Northender, if you read the linked thread you would see I had permission to ride from the trail steward as he was as interested in the results of my experiment as myself. In any case, the trail system was officially open and that was the point that ultimately ended the thread.

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    I ride my Mukluk on walking trails all the time. Occasionally, I encounter walkers, who question my right to be there, and all I say is 'Have a look at your footprint, then have a look at mine...' 99% of walkers actually go 'Oh yeah!' And because I was polite we end up in a conversation about how awesome my bike is and how so many more people should ride them...

    I don't think talking about this issue helps, going out and riding and having people realise is where it's at...

  11. #11
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    Quote Originally Posted by Northender View Post
    If the trails are wet you don't ride on them...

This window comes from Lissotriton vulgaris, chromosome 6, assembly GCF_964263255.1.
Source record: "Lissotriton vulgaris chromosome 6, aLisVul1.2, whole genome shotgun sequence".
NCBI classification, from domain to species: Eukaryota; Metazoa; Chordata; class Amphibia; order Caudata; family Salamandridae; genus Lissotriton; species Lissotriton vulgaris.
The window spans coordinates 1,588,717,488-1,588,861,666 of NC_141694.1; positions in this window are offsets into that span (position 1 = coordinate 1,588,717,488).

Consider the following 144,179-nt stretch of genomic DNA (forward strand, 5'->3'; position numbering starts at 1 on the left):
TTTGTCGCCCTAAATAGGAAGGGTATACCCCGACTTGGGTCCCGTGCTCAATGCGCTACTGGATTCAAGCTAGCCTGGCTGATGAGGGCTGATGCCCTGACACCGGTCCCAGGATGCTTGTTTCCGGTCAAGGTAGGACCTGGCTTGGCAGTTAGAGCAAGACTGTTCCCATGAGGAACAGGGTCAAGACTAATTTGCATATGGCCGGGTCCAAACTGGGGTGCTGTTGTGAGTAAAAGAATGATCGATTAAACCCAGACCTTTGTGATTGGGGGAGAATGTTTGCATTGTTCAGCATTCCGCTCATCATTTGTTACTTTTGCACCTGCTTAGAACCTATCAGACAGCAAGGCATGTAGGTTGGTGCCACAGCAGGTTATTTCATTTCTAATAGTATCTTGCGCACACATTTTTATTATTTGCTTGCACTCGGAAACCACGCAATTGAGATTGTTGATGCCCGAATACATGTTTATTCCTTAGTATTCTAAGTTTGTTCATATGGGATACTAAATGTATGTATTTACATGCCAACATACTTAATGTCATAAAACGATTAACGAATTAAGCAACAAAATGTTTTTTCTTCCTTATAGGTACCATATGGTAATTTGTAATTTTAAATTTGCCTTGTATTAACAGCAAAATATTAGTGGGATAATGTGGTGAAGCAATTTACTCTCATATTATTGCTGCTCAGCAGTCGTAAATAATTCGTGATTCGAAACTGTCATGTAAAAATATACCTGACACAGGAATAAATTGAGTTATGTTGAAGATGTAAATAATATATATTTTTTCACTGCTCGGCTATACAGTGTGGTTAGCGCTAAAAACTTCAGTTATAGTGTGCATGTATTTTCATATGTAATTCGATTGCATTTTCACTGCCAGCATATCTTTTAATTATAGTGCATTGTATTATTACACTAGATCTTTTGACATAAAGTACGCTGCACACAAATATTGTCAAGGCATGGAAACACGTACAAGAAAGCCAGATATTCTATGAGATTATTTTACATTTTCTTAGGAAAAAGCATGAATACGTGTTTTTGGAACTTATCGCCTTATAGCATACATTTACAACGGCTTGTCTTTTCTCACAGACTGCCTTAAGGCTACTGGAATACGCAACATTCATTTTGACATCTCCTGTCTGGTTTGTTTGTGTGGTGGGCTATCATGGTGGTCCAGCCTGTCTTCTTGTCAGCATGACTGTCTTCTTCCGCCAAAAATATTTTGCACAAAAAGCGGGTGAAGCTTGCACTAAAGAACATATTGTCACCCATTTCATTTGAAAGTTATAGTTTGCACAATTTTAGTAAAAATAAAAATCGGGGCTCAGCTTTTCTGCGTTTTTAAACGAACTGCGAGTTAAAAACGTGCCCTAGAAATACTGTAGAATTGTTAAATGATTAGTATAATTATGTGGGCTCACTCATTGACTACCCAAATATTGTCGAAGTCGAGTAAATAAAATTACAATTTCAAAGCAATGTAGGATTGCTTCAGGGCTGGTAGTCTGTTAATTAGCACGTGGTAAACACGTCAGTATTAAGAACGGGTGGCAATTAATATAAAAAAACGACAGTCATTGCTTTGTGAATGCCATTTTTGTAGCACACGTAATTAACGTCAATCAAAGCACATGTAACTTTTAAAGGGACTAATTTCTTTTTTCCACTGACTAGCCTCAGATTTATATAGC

Over here that means you don't ride a bike except for the one day of summer.

    Fortunately we have the right to access and do not rely on permission in Scotland.
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    Quote Originally Posted by dgw2jr View Post
    [IMG]
    Clearly the fat tires have a steamrolling effect on the trails. But don't argue this with anyone. It's best to just keep your mouth shut and ride based on your best judgment.
    www.ottawavelo.com - MTB & Gravel lifestyle in Eastern Ontario

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    My experience has been this: On fresh thawed mud, where the ground has thawed down 2 or 3 inched but it's still frozen hard underneath, it doesn't matter if your tires are 1" or 5", yer gonna be leaving ruts.

    It's a tough one. We all want to ride and we all want to believe OUR bike isn't the one doing the damage. But wet trails and mud can be damage waiting to happen. If there's standing water on the trail, yer probably better off not riding.